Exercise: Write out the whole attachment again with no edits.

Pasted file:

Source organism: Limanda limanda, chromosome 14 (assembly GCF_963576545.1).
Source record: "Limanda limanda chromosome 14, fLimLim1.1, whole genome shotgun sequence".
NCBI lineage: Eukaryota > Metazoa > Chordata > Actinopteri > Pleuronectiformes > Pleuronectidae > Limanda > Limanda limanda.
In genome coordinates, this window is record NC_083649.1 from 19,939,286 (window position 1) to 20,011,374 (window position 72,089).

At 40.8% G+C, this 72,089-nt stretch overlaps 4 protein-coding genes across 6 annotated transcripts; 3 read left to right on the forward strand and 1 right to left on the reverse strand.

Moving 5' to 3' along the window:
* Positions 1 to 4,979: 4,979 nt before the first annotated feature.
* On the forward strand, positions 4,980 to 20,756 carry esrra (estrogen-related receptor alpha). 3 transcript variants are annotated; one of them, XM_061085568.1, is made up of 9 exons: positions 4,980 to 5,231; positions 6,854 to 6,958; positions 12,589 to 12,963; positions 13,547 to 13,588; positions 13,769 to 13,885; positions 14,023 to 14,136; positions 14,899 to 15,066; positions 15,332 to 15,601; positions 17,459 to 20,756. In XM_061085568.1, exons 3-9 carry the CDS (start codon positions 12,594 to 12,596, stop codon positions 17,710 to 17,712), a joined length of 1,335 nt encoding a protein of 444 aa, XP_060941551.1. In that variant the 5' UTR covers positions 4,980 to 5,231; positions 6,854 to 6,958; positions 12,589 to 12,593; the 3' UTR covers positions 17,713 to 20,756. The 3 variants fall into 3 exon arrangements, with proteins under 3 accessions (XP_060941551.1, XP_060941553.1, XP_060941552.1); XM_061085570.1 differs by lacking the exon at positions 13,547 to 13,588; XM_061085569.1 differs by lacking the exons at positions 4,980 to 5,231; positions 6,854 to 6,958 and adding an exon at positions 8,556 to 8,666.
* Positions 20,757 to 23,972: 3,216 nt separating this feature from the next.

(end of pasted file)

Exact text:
Source organism: Limanda limanda, chromosome 14 (assembly GCF_963576545.1).
Source record: "Limanda limanda chromosome 14, fLimLim1.1, whole genome shotgun sequence".
NCBI lineage: Eukaryota > Metazoa > Chordata > Actinopteri > Pleuronectiformes > Pleuronectidae > Limanda > Limanda limanda.
In genome coordinates, this window is record NC_083649.1 from 19,939,286 (window position 1) to 20,011,374 (window position 72,089).

At 40.8% G+C, this 72,089-nt stretch overlaps 4 protein-coding genes across 6 annotated transcripts; 3 read left to right on the forward strand and 1 right to left on the reverse strand.

Moving 5' to 3' along the window:
* Positions 1 to 4,979: 4,979 nt before the first annotated feature.
* On the forward strand, positions 4,980 to 20,756 carry esrra (estrogen-related receptor alpha). 3 transcript variants are annotated; one of them, XM_061085568.1, is made up of 9 exons: positions 4,980 to 5,231; positions 6,854 to 6,958; positions 12,589 to 12,963; positions 13,547 to 13,588; positions 13,769 to 13,885; positions 14,023 to 14,136; positions 14,899 to 15,066; positions 15,332 to 15,601; positions 17,459 to 20,756. In XM_061085568.1, exons 3-9 carry the CDS (start codon positions 12,594 to 12,596, stop codon positions 17,710 to 17,712), a joined length of 1,335 nt encoding a protein of 444 aa, XP_060941551.1. In that variant the 5' UTR covers positions 4,980 to 5,231; positions 6,854 to 6,958; positions 12,589 to 12,593; the 3' UTR covers positions 17,713 to 20,756. The 3 variants fall into 3 exon arrangements, with proteins under 3 accessions (XP_060941551.1, XP_060941553.1, XP_060941552.1); XM_061085570.1 differs by lacking the exon at positions 13,547 to 13,588; XM_061085569.1 differs by lacking the exons at positions 4,980 to 5,231; positions 6,854 to 6,958 and adding an exon at positions 8,556 to 8,666.
* Positions 20,757 to 23,972: 3,216 nt separating this feature from the next.